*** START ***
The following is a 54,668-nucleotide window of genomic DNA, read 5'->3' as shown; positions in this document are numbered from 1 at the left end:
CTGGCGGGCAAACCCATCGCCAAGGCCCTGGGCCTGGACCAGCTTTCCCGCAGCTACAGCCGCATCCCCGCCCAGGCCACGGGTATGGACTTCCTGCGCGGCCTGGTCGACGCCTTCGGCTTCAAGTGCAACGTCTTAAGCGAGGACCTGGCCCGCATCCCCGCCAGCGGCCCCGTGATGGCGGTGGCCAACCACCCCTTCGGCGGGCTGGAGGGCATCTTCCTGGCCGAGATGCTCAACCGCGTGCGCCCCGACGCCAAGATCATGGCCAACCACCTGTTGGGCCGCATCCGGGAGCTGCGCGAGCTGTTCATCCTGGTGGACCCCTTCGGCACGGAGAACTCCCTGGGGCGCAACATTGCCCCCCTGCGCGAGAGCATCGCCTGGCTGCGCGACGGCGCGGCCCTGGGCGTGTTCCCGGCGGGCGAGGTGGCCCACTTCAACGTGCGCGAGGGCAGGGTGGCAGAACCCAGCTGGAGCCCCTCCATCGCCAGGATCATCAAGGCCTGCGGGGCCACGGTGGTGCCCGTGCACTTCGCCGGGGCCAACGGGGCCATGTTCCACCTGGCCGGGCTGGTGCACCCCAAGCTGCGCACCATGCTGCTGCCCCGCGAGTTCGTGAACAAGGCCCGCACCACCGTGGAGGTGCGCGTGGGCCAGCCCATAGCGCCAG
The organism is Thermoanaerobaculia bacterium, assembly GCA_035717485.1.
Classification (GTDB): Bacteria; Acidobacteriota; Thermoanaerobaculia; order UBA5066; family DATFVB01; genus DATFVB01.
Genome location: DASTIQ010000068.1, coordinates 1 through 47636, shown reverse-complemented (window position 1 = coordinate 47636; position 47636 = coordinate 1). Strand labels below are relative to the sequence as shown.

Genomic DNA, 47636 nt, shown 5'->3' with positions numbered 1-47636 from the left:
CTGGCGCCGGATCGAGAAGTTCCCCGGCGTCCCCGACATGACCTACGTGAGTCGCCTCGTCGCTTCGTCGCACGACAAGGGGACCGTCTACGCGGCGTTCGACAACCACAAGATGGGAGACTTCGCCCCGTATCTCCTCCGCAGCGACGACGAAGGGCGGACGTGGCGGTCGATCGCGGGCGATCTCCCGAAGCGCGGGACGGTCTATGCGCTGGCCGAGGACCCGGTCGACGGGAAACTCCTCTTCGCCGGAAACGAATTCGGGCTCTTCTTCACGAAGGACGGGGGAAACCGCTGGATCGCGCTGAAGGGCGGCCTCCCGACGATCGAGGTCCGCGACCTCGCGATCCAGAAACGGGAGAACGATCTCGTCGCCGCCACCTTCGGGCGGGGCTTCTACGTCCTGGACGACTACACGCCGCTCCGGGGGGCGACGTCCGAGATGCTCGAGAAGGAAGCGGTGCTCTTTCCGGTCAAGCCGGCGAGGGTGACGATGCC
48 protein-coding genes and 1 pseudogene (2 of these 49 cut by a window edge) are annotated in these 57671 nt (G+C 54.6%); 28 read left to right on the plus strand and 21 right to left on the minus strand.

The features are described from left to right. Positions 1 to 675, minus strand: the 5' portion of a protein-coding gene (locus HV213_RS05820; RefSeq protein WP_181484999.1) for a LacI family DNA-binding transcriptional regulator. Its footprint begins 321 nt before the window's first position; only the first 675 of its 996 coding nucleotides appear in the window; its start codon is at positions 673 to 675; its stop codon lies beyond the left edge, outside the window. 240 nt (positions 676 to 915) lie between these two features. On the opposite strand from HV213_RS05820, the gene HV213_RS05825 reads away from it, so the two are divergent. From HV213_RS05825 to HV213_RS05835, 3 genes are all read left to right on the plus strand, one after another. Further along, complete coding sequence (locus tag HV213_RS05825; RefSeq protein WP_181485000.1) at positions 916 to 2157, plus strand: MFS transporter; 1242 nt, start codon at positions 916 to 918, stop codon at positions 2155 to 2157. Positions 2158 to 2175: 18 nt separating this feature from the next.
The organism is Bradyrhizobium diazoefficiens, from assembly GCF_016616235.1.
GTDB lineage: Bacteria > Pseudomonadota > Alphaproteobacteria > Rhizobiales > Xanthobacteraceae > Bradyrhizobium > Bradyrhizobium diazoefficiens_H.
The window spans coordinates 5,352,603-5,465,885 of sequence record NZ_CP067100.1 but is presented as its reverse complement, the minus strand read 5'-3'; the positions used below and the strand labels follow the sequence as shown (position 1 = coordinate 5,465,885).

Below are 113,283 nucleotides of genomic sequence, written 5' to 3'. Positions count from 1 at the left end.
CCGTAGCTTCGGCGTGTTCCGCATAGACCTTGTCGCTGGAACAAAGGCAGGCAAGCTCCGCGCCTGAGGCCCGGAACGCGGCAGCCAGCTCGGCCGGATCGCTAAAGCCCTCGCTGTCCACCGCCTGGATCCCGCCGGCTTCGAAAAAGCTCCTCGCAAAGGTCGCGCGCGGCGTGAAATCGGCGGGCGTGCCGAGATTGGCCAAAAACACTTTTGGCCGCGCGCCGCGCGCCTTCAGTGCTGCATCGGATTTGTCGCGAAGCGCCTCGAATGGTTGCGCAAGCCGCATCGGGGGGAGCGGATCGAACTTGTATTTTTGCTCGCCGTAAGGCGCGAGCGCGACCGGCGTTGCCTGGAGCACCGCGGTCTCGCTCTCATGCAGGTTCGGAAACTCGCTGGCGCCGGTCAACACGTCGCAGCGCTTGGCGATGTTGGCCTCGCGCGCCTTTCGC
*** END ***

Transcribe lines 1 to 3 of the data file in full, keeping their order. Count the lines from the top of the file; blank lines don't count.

The following is a 54,668-nucleotide window of genomic DNA, read 5'->3' as shown; positions in this document are numbered from 1 at the left end:
CTGGCGGGCAAACCCATCGCCAAGGCCCTGGGCCTGGACCAGCTTTCCCGCAGCTACAGCCGCATCCCCGCCCAGGCCACGGGTATGGACTTCCTGCGCGGCCTGGTCGACGCCTTCGGCTTCAAGTGCAACGTCTTAAGCGAGGACCTGGCCCGCATCCCCGCCAGCGGCCCCGTGATGGCGGTGGCCAACCACCCCTTCGGCGGGCTGGAGGGCATCTTCCTGGCCGAGATGCTCAACCGCGTGCGCCCCGACGCCAAGATCATGGCCAACCACCTGTTGGGCCGCATCCGGGAGCTGCGCGAGCTGTTCATCCTGGTGGACCCCTTCGGCACGGAGAACTCCCTGGGGCGCAACATTGCCCCCCTGCGCGAGAGCATCGCCTGGCTGCGCGACGGCGCGGCCCTGGGCGTGTTCCCGGCGGGCGAGGTGGCCCACTTCAACGTGCGCGAGGGCAGGGTGGCAGAACCCAGCTGGAGCCCCTCCATCGCCAGGATCATCAAGGCCTGCGGGGCCACGGTGGTGCCCGTGCACTTCGCCGGGGCCAACGGGGCCATGTTCCACCTGGCCGGGCTGGTGCACCCCAAGCTGCGCACCATGCTGCTGCCCCGCGAGTTCGTGAACAAGGCCCGCACCACCGTGGAGGTGCGCGTGGGCCAGCCCATAGCGCCAG
The organism is Thermoanaerobaculia bacterium, assembly GCA_035717485.1.